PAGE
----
Lost in the Sun by Lisa Graff (2015)


A melancholy tale of a boy who acts out because of guilt, loneliness, and low self-esteem after causing the accidental death of a peer.

Recommended grade level: 5-8

Pages: 304 (for ISBN 9780399164064)

Genre(s) and keywords: realistic

Tone/Style: melancholy

Pace: leisurely

Topics: causing an accidental death, emotional problems, divorced parents, lost friendships, new friendships, brothers

Themes: reasons for misbehavior, coping with guilt, managing anger and other emotions, opening oneself to be helped by others, coping with feelings of inadequacy, earning trust

Summary: Seven months ago, a freak accident on Cedar Lake left one kid dead, and Trent Zimmerman with a brain full of thoughts he can’t shake. Even playing baseball doesn’t make him happy anymore. It isn’t until Trent gets caught up in the whirlwind that is Fallon Little—the girl with the mysterious scar across her face—that things begin to change. Because sometimes, like when a fly ball gets lost in the sun, you have to find a way to shift your position to get what you want. (Source)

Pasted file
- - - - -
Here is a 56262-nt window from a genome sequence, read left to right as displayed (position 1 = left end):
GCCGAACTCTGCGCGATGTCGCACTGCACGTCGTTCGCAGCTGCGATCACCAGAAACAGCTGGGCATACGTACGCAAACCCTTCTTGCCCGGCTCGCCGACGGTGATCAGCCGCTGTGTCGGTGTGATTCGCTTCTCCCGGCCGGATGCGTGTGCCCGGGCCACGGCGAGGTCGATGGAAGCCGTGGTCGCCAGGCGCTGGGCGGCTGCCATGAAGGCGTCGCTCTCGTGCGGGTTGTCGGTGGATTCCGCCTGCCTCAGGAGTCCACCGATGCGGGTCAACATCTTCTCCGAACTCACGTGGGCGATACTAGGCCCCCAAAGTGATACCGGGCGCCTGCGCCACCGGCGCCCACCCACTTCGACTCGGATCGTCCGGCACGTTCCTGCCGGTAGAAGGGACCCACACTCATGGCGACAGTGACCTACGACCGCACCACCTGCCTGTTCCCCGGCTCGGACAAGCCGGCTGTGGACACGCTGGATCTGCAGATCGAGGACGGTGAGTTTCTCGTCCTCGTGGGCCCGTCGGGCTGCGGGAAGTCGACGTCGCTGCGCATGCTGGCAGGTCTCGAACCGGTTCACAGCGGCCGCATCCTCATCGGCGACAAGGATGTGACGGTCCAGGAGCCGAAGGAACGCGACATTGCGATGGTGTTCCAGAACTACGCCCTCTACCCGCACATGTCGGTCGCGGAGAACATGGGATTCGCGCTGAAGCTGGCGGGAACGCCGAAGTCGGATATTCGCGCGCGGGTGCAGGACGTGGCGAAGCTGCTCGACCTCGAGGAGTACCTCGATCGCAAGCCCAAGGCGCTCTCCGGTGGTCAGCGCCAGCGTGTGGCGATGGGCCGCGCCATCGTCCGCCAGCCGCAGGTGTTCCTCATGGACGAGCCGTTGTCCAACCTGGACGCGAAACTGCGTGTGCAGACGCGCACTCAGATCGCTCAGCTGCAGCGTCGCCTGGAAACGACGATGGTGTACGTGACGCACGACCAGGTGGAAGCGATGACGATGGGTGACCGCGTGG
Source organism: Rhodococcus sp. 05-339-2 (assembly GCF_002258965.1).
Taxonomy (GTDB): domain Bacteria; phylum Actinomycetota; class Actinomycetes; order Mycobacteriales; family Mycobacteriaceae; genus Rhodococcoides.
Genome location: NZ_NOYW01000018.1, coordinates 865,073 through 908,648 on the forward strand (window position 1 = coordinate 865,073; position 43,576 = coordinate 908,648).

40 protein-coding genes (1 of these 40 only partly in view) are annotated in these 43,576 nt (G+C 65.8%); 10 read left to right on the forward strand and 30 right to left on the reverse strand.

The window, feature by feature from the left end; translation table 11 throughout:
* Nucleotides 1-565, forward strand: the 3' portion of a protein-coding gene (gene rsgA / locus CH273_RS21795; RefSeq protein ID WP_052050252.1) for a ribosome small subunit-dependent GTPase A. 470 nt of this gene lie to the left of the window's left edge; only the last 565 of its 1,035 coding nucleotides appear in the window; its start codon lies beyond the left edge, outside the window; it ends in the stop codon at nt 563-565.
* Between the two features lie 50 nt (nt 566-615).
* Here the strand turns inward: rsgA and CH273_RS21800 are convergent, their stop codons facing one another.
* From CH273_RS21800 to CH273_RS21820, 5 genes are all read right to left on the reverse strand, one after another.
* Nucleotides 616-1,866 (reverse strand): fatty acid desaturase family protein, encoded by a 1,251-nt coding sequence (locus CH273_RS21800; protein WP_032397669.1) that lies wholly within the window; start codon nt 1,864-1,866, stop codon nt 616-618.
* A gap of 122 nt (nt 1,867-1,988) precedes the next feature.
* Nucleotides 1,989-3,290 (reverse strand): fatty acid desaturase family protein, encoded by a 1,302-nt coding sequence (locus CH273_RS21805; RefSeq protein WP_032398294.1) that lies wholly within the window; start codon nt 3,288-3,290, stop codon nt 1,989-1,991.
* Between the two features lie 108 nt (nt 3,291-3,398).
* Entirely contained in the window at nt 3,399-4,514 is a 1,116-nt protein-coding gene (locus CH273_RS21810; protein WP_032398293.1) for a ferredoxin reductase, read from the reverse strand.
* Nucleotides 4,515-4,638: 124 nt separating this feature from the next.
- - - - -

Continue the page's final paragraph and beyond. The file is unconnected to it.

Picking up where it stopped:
Who will like this book?: Readers with high emotional intelligence and who appreciate artful writing will find this book perceptive and touching. Kids with behavior problems may see themselves in Trent.

Who won’t like this book?: The leisurely pace and lack of true action may turn off some readers. Some may be frustrated with Trent’s self-sabotage, failing to understand why he thinks and does what he does.

Other comments: There are a lot of books about grief and overwhelming emotion in girls, but not as many where the main character is a boy. This book may serve as an introduction to the problem novel for reluctant male readers.


Readalikes: Gary Schmidt’s The Wednesday Wars and Okay for Now also delve into the deep emotions of middle school boys.  For other tales of boys acting badly, try Crash by Jerry Spinelli or The Fall by James Preller (recommended for grades 7 and up).



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